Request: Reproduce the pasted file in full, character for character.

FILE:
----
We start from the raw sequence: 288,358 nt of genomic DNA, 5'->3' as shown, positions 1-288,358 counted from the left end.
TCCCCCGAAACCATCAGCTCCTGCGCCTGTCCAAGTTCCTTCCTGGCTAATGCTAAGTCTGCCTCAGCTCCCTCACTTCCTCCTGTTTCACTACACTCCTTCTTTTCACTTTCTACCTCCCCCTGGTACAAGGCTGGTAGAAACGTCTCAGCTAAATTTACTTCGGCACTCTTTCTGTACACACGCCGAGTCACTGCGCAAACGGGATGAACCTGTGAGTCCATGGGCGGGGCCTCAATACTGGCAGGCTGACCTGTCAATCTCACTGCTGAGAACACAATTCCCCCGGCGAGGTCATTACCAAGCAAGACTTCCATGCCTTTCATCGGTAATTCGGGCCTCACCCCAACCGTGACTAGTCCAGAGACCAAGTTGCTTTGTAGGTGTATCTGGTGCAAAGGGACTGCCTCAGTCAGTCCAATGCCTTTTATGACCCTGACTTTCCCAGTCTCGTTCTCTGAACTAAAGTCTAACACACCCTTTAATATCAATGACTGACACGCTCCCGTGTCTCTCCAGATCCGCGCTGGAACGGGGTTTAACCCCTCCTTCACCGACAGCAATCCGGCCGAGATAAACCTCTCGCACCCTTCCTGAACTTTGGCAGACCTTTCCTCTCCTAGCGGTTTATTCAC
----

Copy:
We start from the raw sequence: 288,358 nt of genomic DNA, 5'->3' as shown, positions 1-288,358 counted from the left end.
TCCCCCGAAACCATCAGCTCCTGCGCCTGTCCAAGTTCCTTCCTGGCTAATGCTAAGTCTGCCTCAGCTCCCTCACTTCCTCCTGTTTCACTACACTCCTTCTTTTCACTTTCTACCTCCCCCTGGTACAAGGCTGGTAGAAACGTCTCAGCTAAATTTACTTCGGCACTCTTTCTGTACACACGCCGAGTCACTGCGCAAACGGGATGAACCTGTGAGTCCATGGGCGGGGCCTCAATACTGGCAGGCTGACCTGTCAATCTCACTGCTGAGAACACAATTCCCCCGGCGAGGTCATTACCAAGCAAGACTTCCATGCCTTTCATCGGTAATTCGGGCCTCACCCCAACCGTGACTAGTCCAGAGACCAAGTTGCTTTGTAGGTGTATCTGGTGCAAAGGGACTGCCTCAGTCAGTCCAATGCCTTTTATGACCCTGACTTTCCCAGTCTCGTTCTCTGAACTAAAGTCTAACACACCCTTTAATATCAATGACTGACACGCTCCCGTGTCTCTCCAGATCCGCGCTGGAACGGGGTTTAACCCCTCCTTCACCGACAGCAATCCGGCCGAGATAAACCTCTCGCACCCTTCCTGAACTTTGGCAGACCTTTCCTCTCCTAGCGGTTTATTCAC